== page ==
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Let's all keep car theft rate down
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Auto theft figures have experienced a welcomed decline in Stanislaus County during recent months. In 2008, from January through October, there were 3,087 vehicles stolen in this county. During the same time period in 2009, 2,587 vehicles were stolen, representing a 14 percent reduction. With the economy as it is, this auto theft decline seems to defy conventional wisdom. Most people expected a crime increase with the deterioration of the economy, but I see no reason to question the statistics here since they were compiled by the various law enforcement agencies within this county.

The causes of crime, whether the issue is auto theft or any other type of offense, are generally for multiple and complex reasons. Suggesting any one reason for the current trend in declining auto thefts would be inadvisable, but it does make one wonder what really is going on. A shrinking population may be contributing to the trend, public intolerance to auto theft may be increasing such that people are being more theft-prevention oriented, police efforts may be paying off, or it could be a combination of all of the aforementioned.

It is also interesting to know that a certain percentage of vehicles reported stolen are in fact, falsely reported so. It is not uncommon for some people to fall behind on their car payments and to then dispose of their cars one way or another; some set fire to them, others send them to out of the country, etc. The police are wise to these frauds, but statistically, they still count as auto thefts.

Auto theft enforcement is important because this problem is very costly to the public, both in terms of the value of the car and because insurance premiums are adversely affected. People whose cars have been stolen often are unable to get to work, and there is any number of other hardships created by losing vehicles to thieves. Our community image is also at stake - having the label of being "No. 1 in the nation" for auto theft paints an ugly picture of the area we live in and it is certainly not an attractive feature for new businesses or residents thinking about relocating here.

The police in this county, led by efforts of the Stanislaus County Auto Theft Task Force (STANCATT), have been particularly aggressive in tackling the auto theft problem. The approach to this has been aggressive enforcement, thorough (and creative) investigations, the use of bait cars, tracking known auto thieves as they enter this county or arrive here from prison, public education, use of steering wheel locks like "The Club," and the devotion of a lot of police time to the theft problem. The media has been assistive with this effort by publicizing the problem and the District Attorney's Office (in particular) and courts have significantly contributed to combating the problem.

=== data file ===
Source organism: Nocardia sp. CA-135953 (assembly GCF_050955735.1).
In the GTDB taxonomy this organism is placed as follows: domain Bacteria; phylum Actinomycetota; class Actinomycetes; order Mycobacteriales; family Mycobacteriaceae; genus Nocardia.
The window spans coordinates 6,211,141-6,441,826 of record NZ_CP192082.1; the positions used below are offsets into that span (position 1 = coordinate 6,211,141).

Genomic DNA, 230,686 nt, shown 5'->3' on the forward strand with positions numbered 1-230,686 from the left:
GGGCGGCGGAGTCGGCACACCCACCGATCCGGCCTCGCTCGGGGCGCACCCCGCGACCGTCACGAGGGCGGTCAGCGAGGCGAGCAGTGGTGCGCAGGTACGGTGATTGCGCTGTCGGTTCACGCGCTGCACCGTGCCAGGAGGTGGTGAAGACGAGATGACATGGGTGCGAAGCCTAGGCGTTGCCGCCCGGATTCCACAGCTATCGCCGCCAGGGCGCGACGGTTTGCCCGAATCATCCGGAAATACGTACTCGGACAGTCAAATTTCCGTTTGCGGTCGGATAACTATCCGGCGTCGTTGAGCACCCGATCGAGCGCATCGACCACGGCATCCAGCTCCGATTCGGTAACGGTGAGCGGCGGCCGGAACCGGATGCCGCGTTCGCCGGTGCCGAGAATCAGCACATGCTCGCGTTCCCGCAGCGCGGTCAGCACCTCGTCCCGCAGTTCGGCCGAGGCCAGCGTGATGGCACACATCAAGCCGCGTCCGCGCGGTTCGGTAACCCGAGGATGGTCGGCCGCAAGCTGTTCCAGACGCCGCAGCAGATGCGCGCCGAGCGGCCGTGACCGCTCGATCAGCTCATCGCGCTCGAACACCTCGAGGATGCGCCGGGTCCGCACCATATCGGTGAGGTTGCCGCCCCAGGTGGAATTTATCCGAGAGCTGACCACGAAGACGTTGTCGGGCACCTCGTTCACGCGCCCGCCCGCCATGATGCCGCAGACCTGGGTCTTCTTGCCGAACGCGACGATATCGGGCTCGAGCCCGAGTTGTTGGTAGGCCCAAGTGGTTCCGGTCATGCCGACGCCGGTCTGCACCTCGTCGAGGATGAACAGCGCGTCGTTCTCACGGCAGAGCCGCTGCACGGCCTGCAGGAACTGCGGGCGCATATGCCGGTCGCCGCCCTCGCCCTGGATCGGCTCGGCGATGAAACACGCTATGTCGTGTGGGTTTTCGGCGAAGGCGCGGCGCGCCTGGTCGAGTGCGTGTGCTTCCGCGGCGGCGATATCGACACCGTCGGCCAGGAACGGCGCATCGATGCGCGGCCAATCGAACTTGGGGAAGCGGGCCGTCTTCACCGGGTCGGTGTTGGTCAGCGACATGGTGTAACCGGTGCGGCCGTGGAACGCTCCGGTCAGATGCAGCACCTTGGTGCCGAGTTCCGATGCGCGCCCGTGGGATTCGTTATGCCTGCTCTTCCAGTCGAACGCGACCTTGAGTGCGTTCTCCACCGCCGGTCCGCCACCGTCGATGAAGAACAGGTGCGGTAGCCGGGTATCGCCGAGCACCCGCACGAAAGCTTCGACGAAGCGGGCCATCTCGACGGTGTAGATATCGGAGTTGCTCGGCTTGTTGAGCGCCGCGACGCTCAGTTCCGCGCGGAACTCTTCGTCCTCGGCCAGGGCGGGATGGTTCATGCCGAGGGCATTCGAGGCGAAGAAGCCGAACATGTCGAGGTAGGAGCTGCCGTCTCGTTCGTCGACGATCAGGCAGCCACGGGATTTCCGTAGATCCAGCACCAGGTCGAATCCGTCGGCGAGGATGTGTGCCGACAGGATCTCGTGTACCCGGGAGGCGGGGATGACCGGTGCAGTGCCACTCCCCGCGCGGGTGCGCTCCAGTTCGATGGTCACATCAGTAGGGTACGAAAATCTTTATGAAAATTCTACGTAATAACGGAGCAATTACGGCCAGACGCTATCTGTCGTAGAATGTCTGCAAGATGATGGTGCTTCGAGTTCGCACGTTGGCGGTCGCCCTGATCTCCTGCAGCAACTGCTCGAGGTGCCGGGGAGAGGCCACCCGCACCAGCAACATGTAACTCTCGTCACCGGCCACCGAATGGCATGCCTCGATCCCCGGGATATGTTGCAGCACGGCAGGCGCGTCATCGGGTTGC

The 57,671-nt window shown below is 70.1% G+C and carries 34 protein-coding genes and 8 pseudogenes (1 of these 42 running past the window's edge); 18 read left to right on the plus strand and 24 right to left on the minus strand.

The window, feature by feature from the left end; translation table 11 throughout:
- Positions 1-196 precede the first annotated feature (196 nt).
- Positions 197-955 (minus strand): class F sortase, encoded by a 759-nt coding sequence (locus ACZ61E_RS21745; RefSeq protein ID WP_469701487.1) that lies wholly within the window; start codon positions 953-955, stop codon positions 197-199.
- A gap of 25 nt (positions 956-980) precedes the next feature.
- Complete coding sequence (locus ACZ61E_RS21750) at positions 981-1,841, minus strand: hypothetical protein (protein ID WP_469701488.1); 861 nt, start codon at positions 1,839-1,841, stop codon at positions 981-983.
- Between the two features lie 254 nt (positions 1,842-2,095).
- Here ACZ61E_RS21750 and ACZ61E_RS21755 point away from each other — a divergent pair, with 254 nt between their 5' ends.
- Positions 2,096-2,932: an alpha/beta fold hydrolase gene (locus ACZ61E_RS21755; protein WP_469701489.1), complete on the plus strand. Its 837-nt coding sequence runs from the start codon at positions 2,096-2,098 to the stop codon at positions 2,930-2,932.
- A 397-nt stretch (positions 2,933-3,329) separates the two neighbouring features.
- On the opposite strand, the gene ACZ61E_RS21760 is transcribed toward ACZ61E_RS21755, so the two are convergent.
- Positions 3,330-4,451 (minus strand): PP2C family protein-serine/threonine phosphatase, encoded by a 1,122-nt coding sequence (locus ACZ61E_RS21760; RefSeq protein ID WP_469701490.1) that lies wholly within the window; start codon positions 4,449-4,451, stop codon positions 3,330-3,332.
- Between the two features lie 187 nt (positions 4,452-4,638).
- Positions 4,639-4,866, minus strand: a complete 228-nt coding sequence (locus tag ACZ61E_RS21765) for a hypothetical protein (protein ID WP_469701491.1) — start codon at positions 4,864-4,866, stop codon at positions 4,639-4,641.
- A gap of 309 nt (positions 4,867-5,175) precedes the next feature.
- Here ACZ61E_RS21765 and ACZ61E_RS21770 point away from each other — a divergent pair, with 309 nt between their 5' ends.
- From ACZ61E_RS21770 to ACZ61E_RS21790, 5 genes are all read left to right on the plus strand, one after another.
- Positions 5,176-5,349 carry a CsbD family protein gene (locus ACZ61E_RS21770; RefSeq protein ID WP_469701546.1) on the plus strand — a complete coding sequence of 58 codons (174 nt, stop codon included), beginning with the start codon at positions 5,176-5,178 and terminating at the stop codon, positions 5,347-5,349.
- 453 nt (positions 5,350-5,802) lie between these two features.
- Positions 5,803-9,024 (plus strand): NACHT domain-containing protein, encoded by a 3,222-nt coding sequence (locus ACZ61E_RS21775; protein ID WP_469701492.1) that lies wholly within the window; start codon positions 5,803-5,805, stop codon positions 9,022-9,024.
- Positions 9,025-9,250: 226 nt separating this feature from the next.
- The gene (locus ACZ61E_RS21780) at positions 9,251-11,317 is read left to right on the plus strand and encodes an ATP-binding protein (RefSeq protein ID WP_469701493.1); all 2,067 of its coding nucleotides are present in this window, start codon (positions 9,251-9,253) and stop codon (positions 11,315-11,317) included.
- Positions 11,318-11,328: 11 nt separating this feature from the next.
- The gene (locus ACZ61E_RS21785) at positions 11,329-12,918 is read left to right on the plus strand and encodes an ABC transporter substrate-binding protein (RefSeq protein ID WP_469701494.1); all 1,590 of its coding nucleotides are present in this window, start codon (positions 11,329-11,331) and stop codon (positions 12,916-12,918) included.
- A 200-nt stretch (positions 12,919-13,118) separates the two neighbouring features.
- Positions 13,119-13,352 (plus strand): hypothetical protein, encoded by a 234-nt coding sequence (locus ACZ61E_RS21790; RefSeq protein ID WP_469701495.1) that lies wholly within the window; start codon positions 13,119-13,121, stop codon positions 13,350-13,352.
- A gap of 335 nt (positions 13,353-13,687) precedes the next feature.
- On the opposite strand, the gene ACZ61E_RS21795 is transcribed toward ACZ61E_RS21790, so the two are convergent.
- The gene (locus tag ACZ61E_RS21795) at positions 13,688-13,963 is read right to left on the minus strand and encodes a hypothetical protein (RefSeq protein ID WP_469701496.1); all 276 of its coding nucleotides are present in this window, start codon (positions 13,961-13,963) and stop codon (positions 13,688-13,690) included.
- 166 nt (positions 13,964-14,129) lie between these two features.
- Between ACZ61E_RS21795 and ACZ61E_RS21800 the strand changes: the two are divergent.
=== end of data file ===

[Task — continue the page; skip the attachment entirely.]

The policing system also recognizes police officers who perform outstandingly in addressing the auto theft problem. A good example of this is Ceres Police Officer Jason Brock who, alone, has recovered 78 stolen vehicles and made 23 arrests since 2006 in association with those crimes. Police officers become eligible for a special form of recognition - a uniform pin awarded by the California Highway Patrol, earned by recovering a certain number of stolen vehicles during the course of a year. Within law enforcement circles, these pins are the source of great pride, as it takes special skills and great determination to find stolen cars - let alone 77 of them in just three short years. It may sound easy to the uninformed, but car thieves regularly affix license plates of similar vehicles which have not been reported stolen and use other tactics to avoid detection. Officer Brock is one police officer, in particular, whose path any car thief should want to avoid. Officer Brock will receive his sixth "10851" pin shortly.

The problem with auto thefts in this county and our region, generally, is far from over and the number of stolen vehicles may well increase again as the economy improves or for other reasons that escape explanation at this time. We can appreciate the efforts of Officer Brock and the other law enforcement personnel who serve our communities throughout this county. While the reasons for the theft problem in the first place are many and varied, the most important thing you can do to protect your vehicle(s) is to practice prevention. Lock your cars and never leave keys in them. Do not leave an unattended car running to warm up in the mornings, park in well-lit places at night, neighbors should help look out for each other, use a steering wheel locking device as necessary and consider installing a high quality car alarm.